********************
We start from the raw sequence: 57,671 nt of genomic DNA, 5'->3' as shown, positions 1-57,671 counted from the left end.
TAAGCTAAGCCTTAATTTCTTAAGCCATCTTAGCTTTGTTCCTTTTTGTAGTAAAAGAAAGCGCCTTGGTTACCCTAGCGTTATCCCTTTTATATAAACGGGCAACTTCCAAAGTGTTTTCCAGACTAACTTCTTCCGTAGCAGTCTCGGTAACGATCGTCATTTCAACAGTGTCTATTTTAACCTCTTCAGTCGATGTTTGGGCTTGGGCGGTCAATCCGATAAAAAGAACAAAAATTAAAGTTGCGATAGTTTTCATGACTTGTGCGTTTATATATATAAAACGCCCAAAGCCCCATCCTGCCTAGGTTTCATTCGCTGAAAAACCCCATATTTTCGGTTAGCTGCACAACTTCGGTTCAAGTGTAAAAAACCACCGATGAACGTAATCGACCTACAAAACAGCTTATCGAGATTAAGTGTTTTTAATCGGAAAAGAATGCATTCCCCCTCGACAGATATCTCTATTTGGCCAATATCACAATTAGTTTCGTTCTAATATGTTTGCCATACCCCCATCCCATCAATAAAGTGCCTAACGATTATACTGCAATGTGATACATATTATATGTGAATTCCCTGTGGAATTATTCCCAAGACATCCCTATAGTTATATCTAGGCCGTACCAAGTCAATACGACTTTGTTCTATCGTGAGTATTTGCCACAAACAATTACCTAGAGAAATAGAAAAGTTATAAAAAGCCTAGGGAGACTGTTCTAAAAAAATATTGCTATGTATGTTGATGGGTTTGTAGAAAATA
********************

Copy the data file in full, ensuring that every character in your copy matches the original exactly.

We start from the raw sequence: 57,671 nt of genomic DNA, 5'->3' as shown, positions 1-57,671 counted from the left end.
TAAGCTAAGCCTTAATTTCTTAAGCCATCTTAGCTTTGTTCCTTTTTGTAGTAAAAGAAAGCGCCTTGGTTACCCTAGCGTTATCCCTTTTATATAAACGGGCAACTTCCAAAGTGTTTTCCAGACTAACTTCTTCCGTAGCAGTCTCGGTAACGATCGTCATTTCAACAGTGTCTATTTTAACCTCTTCAGTCGATGTTTGGGCTTGGGCGGTCAATCCGATAAAAAGAACAAAAATTAAAGTTGCGATAGTTTTCATGACTTGTGCGTTTATATATATAAAACGCCCAAAGCCCCATCCTGCCTAGGTTTCATTCGCTGAAAAACCCCATATTTTCGGTTAGCTGCACAACTTCGGTTCAAGTGTAAAAAACCACCGATGAACGTAATCGACCTACAAAACAGCTTATCGAGATTAAGTGTTTTTAATCGGAAAAGAATGCATTCCCCCTCGACAGATATCTCTATTTGGCCAATATCACAATTAGTTTCGTTCTAATATGTTTGCCATACCCCCATCCCATCAATAAAGTGCCTAACGATTATACTGCAATGTGATACATATTATATGTGAATTCCCTGTGGAATTATTCCCAAGACATCCCTATAGTTATATCTAGGCCGTACCAAGTCAATACGACTTTGTTCTATCGTGAGTATTTGCCACAAACAATTACCTAGAGAAATAGAAAAGTTATAAAAAGCCTAGGGAGACTGTTCTAAAAAAATATTGCTATGTATGTTGATGGGTTTGTAGAAAATA